A Florida psychologist who has compared homosexuality to obsessive-compulsive disorder and claimed that he could change clients’ sexual orientation through therapy was found soliciting “hookups” on gay dating apps, according to LGBTQ nonprofit Truth Wins Out.
Norman Goldwasser, clinical director of Horizon Psychological Services in Miami Beach, Florida, allegedly used the screen name “hotnhairy72” to meet other men on Manhunt and Gay Bear Nation. The Manhunt profile, which has since been deleted, includes several nude images that appear to be of Goldwasser and lists a number of interests, including “dating,” “kissing,” “married men,” “massage” and a series of more explicit activities, according to screenshots provided to NBC News by Truth Wins Out.
Wayne Besen, the founder and executive director of Truth Wins Out and author of the 2003 book “Anything but Straight: Unmasking the Scandals and Lies Behind the Ex-Gay Myth,” said his organization was alerted to Goldwasser’s alleged profile by someone who claimed to have been one of the licensed psychologist’s former “gay conversion therapy” patients.
Besen said after receiving the tip, he created a fake profile for “Brandon” to try to connect with Goldwasser directly. Goldwasser then allegedly offered to meet with “Brandon” at a Fort Lauderdale motel room. Besen eventually revealed that there was no "Brandon" and confronted Goldwasser about his promotion of "gay conversion therapy."
Besen said Goldwasser initially tried to deny it was him on the gay hookup apps, but eventually admitted they were his profiles.
“I promptly texted the Manhunt screenshot,” Besen said. “He then called me and confessed, begging for mercy.”
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The number Besen said he used to communicate with Goldwasser is listed as belonging to Norman Goldwasser on several different websites, and when NBC News called the number, the voicemail greeting claims to be that of Norman Goldwasser of Horizon Psychological Services.
NBC News contacted Goldwasser by phone and email to inquire about his views on homosexuality, "gay conversion therapy" and his alleged gay dating profiles. He responded with an emailed statement Tuesday morning.
"The fact that this story and others have been brought to the public is incredibly painful but will become a catalyst for me seeking the right help for myself," Goldwasser stated in an email. "It is sad that despite the fact that I have been able to help many people over the years who have suffered from the effects of child sexual abuse and sexual addiction, I obviously was unable to help myself. There is no justification for my personal behavior and I deeply regret the pain I have caused people in my personal life."
Goldwasser did not immediately respond to NBC News' follow-up questions regarding his current stance on so-called conversion therapy, whether the gay dating profiles unearthed by Truth Wins Out were his and his response to Besen's public claims that Goldwasser is misleading and defrauding patients.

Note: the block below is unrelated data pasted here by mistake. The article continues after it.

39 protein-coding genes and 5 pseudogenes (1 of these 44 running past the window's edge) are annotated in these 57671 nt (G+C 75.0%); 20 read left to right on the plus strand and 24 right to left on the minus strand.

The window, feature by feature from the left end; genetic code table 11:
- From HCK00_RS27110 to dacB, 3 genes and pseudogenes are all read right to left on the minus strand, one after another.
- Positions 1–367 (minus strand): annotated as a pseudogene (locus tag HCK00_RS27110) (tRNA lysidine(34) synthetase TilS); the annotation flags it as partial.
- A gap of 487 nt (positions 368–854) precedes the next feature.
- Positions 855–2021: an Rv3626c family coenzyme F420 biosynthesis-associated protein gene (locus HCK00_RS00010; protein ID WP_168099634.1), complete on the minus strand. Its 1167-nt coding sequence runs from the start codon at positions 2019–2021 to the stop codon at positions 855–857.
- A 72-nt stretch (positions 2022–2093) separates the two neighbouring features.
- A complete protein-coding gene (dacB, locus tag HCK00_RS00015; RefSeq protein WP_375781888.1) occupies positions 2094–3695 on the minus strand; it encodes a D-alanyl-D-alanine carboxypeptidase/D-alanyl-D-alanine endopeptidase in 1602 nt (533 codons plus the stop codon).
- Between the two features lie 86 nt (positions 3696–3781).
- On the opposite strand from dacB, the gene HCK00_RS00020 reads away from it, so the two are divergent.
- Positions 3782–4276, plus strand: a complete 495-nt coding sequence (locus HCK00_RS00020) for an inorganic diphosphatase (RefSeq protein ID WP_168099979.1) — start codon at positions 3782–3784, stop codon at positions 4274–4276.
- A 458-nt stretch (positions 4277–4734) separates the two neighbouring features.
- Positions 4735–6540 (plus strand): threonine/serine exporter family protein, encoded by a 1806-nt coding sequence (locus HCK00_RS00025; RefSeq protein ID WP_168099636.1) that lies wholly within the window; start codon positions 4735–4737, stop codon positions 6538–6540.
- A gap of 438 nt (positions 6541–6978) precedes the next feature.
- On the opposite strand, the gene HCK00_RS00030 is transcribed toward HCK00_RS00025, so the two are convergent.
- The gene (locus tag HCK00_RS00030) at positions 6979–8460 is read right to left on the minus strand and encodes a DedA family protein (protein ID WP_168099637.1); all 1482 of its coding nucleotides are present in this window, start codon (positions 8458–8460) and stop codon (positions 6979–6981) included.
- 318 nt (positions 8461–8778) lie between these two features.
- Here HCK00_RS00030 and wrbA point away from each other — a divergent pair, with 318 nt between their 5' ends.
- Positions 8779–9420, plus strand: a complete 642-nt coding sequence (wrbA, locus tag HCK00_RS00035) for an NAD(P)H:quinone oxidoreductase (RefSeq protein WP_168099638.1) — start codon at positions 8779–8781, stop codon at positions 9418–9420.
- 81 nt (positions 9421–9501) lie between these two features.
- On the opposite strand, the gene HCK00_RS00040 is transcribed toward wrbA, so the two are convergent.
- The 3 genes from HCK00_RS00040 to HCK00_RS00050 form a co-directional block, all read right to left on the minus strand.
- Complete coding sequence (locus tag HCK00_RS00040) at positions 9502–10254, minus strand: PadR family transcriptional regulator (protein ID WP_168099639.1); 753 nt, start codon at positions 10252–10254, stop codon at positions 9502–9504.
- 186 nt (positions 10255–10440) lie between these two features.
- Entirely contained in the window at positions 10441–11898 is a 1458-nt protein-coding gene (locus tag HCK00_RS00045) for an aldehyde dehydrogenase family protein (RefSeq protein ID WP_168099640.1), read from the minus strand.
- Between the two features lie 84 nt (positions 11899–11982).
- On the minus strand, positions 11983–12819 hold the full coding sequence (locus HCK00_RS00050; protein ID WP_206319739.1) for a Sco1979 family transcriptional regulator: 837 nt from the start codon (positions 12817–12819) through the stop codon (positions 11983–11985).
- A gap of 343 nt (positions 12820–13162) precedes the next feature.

In a message posted to Truth Wins Out’s website, Besen explained that the organization “does not engage in the outing of people participating in ex-gay programs unless there is overwhelming hypocrisy, exchange of commerce, and the threat of harm to LGBT youth.” Goldwasser’s outing “passes all three tests,” the post stated.
“Goldwasser can’t claim his personal life is none of our business when trying to ‘cure’ LGBT people is his business,” Besen continued in the online message. “Here is a case where a charlatan is committing consumer fraud by misleading clients and adversely affecting their mental health.”
So-called gay conversion therapy, also known as "ex-gay therapy" or "reparative therapy," attempts to change a person’s sexual orientation or gender identity. It has widely been discredited by medical and mental-health associations, including the American Medical Association, the American Psychological Association and the American Psychiatric Association. The American Psychiatric Association stated that the "potential risks" of this type of therapy "are great, including depression, anxiety and self-destructive behavior, since therapist alignment with societal prejudices against homosexuality may reinforce self-hatred already experienced by the patient."
According to the Williams Institute at UCLA School of Law, approximately 700,000 lesbian, gay, bisexual and transgender adults have undergone conversion therapy at some point in their lives, including about 350,000 who received this treatment as adolescents. Since 2012, 14 states and Washington, D.C., passed laws banning the practice for minors, according to the LGBTQ think tank Movement Advancement Project.
Goldwasser, however, has been a proponent of this controversial practice for more than a decade. In 2006, he co-authored a paper titled “Holistic Therapy: A Comprehensive, Clinical Approach to the Treatment of SSA,” where SSA stands for same-sex attraction. In it, he pathologizes homosexuality, comparing it to obsessive-compulsive disorder.
In 2010, he wrote an article for conservative website Free Republic where he promoted the now-defunct organization Jews Offering New Alternatives to Homosexuality (JONAH), which Quartz recently described as “the biggest Jewish gay ‘conversion therapy’ organization.”
A profile on Psychology Today that claims to be Goldwasser states that he has “extensively worked with a variety of trauma-related challenges such as personality disorders, especially narcissism, OCD and other anxiety disorders, mood disorders, relationship difficulties, and unwanted bisexuality.”
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